Why does my dog sleep with his head at my feet? Get Your Pet Thinking

Are They Guarding The Pack?

It’s a dog fact that just as our pups look to us for protection, they will often feel inclined to protect you. You are a very important member of their pack, and they will try their best to offer you their protection whenever they can. Our beloved companions are so devoted to us, that by sitting at our feet, they are putting themselves between you and any danger.

Most of the time, there is no real danger present, but that won’t stop our doggos from giving us their all. While it’s endearing that our dogs are willing to risk it all for us, it can become a problem if it’s associated with any aggression.

If your dog is “guarding their pack” to the extreme, then you may need to look into a trainer to help work with your dog to prevent them from getting into any unnecessary trouble. Our dogs can love us to the point of getting themselves into some risky situations!

So why do dogs do it?

Obviously, the domestic doggo has come a long way from their wolf ancestors. Today’s dogs don’t have to worry about protecting the leader of the pack from freezing temperatures. So, why do they continue to place those cute little snouts on your lap?

Through their long process of domestication and evolution alongside humans, our furry friends have held onto some of those survival tactics. In fact, as we laid out in our article on Man’s Best Friend: The History of Humans and Dogs, humans did a pretty good job of keeping the wolf traits that we wanted and breeding out the ones we didn’t.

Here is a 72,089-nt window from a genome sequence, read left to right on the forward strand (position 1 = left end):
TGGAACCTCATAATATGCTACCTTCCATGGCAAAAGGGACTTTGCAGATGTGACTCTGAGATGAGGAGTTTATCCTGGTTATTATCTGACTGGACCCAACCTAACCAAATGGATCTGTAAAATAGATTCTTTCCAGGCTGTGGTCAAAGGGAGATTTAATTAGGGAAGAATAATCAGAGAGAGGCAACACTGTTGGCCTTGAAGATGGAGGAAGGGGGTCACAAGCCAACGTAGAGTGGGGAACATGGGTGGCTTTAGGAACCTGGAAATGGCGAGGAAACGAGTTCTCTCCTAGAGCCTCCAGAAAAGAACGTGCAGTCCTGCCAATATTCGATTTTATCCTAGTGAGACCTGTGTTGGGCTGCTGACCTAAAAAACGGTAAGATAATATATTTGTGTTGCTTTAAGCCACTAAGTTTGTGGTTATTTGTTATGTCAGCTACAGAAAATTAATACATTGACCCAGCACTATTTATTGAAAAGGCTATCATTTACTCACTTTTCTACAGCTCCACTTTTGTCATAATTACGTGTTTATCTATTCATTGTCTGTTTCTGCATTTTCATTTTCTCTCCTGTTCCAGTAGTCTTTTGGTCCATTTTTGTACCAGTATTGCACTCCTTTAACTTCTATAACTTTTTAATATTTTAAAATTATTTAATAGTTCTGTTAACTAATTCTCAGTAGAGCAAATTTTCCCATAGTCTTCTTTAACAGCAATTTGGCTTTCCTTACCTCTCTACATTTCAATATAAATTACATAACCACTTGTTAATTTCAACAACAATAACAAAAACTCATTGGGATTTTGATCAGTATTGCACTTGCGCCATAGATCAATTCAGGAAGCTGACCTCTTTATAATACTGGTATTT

You can see why the wolves who did the feet-warming for the Alpha wolf were welcomed into human households more readily than the Alpha wolves themselves. And the trait carries on today.

To answer the question, “Why does my dog rest their head on me?” we’ve got to get wild

Imagine you could be a fly on the wall in a wolf den. It’s cold outside. The pack spent a long day protecting the territory and looking for food. Now, they’re back and ready to curl up for the night. You would think that these doggie ancestors would create a big cuddle nets with tails and legs and snouts all tangled up and cozy. But there’s actually a hierarchy.

The wolves with higher ranking in the pack hierarchy get the best cuddle spots. The other wolves around them make sure that they are warm and comfortable. Experts believe that this might be a way to ensure that the wolves most crucial to pack survival are well protected from freezing temperatures. Those top dogs survive, and the whole pack thrives.

But it’s not just about survival. Wolves will cuddle up as a way to show affection and strengthen the bonds between them. You’ll often see wolves place their head gently on the neck of another wolf. This has nothing to do with dominance. Instead, it’s an affectionate way to say, “You’re safe and we’re in this together.”

It’ll make your heart melt, really. And it helps us to better understand our domestic dogs.

Why does my dog sleep at my feet? 6 Reasons Why Dogs Sleep at your Feet Explained

If you have one of those adorable puppers that lays their snout on your arm, knee, or feet, you’ve probably asked yourself, “Why does my dog rest their head on me?” Is it out of a selfish desire for ear scratches? Would they like you to feed them their favourite dog food? Is this their way of telling you they don’t actually like that expensive doggie bed you bought them?

Luckily, the more probable answer is much more wholesome. They just love you! Your doggo likely isn’t going around resting their head on the feet of their Pet Sitter, and they definitely wouldn’t do it to a stranger.

So, in this article, we’re going to translate this doggie behaviour into English so that you can finally have answers to the question, “Why does my dog rest their head on me?” By the end, you’ll probably cherish this quirky little habit.